The Best Sixteenth-Century Poems Everyone Should Read

The sixteenth century saw the sonnet arrive in England, and with that, the sonnet sequence that would lead to Shakespeare’s collection of 154 sonnets about the ‘Fair Youth’ and ‘Dark Lady’. It was also the age of satirical poetry in the form of John Skelton’s poems, and narrative poetry – even epic poetry – which culminated in Edmund Spenser’s vast poem The Faerie Queene. Below, we select, and introduce, ten of the very best sixteenth-century poems written in English.

John Skelton, ‘Speke Parott’. Skelton (c. 1463-1529) was King Henry VIII’s tutor, and he was also one of the first great satirical poets writing in English – his poem ‘Colyn Cloute’, for instance, was an attack on the clergy which also took aim specifically at Cardinal Wolsey. In ‘Speke Parott’ (i.e. ‘Speak, Parrot’), Skelton satirises a fashionable new type of courtier who arrived in King Henry’s court, fluent in several languages and eager to parrot trendy views and attitudes (hence ‘parrot’):

My name is Parrot, a byrd of Paradyse,
By Nature devised of a wonderowus kynde,
Deyntely dyeted with dyvers dylycate spyce,
Tyl Euphrates, that flode, dryveth me into Inde;
Where men of that countrey by fortune me fynde,
And send me to greate ladyes of estate;
Then Parot must have an almon or a date.

Sir Thomas Wyatt, ‘Whoso List to Hunt’. One of the first sonnets written in English, ‘Whoso List to Hunt’ was loosely based on an Italian sonnet by Petrarch, the first poet to make the sonnet form famous across Europe. Wyatt (1503-42) was at the court of Henry VIII. The poem may also have sprung from Wyatt’s own romantic entanglement with Anne Boleyn, who was also, of course, romantically involved with the King, Henry VIII.

Henry Howard, ‘Set Me Whereas the Sun Doth Parch the Green’. Henry Howard, Earl of Surrey (1517-47) invented the English sonnet form, adapting the Italian form (used by Wyatt above) and rhyme scheme to create the blueprint that Shakespeare, among many others, would later use. In this sonnet, Surrey adapts an Italian poem written by Petrarch, and essentially says, ‘Put me wherever you like, in the warmest sun, in youth or in old age, in earth, heaven, or hell, but I’ll still love you the same’.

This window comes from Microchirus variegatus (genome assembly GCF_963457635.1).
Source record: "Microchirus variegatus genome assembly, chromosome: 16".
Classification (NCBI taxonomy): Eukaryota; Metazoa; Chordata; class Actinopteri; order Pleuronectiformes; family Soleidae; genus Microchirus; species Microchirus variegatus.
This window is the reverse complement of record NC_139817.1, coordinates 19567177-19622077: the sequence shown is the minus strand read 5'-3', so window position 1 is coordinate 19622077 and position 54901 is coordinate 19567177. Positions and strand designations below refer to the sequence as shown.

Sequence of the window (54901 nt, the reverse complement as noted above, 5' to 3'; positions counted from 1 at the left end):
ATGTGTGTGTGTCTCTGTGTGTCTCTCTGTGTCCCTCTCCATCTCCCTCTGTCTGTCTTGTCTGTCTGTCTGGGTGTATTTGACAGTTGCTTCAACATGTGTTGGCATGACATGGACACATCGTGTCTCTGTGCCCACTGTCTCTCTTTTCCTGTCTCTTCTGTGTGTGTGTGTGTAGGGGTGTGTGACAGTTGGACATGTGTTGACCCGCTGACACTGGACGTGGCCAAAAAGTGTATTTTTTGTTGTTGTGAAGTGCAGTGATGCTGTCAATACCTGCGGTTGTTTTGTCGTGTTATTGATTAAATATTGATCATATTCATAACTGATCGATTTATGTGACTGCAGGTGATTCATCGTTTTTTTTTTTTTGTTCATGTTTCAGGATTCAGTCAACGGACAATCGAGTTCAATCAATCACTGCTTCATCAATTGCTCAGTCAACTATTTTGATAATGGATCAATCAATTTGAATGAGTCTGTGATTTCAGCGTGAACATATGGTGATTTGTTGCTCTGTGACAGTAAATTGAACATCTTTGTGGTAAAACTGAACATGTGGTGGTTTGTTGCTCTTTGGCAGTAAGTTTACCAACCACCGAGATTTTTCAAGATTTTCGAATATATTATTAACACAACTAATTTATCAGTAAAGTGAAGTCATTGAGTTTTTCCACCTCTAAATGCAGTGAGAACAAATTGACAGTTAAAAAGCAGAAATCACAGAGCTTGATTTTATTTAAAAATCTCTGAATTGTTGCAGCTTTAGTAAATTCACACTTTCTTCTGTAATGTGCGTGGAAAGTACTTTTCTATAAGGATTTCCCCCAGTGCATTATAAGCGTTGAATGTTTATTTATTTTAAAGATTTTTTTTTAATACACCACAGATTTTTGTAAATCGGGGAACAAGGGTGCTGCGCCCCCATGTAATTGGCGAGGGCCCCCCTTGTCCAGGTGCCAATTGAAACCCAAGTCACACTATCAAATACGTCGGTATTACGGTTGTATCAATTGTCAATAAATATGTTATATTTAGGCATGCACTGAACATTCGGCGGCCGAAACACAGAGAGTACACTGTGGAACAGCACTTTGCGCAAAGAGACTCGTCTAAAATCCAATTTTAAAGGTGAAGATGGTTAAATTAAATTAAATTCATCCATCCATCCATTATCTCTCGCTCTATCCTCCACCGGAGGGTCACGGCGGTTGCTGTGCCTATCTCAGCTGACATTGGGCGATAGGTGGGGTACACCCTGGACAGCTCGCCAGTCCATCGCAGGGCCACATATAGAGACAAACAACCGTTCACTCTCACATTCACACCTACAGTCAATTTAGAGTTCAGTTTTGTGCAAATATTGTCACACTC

Anne Locke, ‘My many sinnes in nomber are encreast’. The largely forgotten figure of Anne Locke (c. 1530-c. 1590) wrote the first sonnet sequence in English – an important development in sixteenth-century English poetry. As we discuss in our book about obscure and forgotten books, The Secret Library: A Book-Lovers’ Journey Through Curiosities of History, Locke was not only the first Englishwoman to write a sonnet sequence, but the first English poet of either gender to do so. A Meditation of a Penitent Sinner, appended to a translation of John Calvin’s sermons which Locke published in 1560, was written two decades before Sir Philip Sidney wrote Astrophil and Stella, which is often named as the first English sonnet sequence. As the title of Locke’s sonnet cycle reveals, her poems take sin and penitence as their predominant themes, and the following poem – given in the original spelling – shows that, although Locke was taking her cue from Psalm 51 in these sonnets, she was a fine poet who made masterly use of the relatively recent arrival in English poetry, the sonnet. Locke uses the English sonnet form pioneered by Henry Howard above.

My many sinnes in nomber are encreast,
With weight wherof in sea of depe despeire
My sinking soule is now so sore opprest,
That now in peril and in present fere,
I crye: susteine me, Lord, and Lord I pray,
With endlesse nomber of thy mercies take
The endlesse nomber of my sinnes away.
So by thy mercie, for thy mercies sake,
Rue on me, Lord, releue me with thy grace.
My sinne is cause that I so nede to haue
Thy mercies ayde in my so woefull case:
My synne is cause that scarce I dare to craue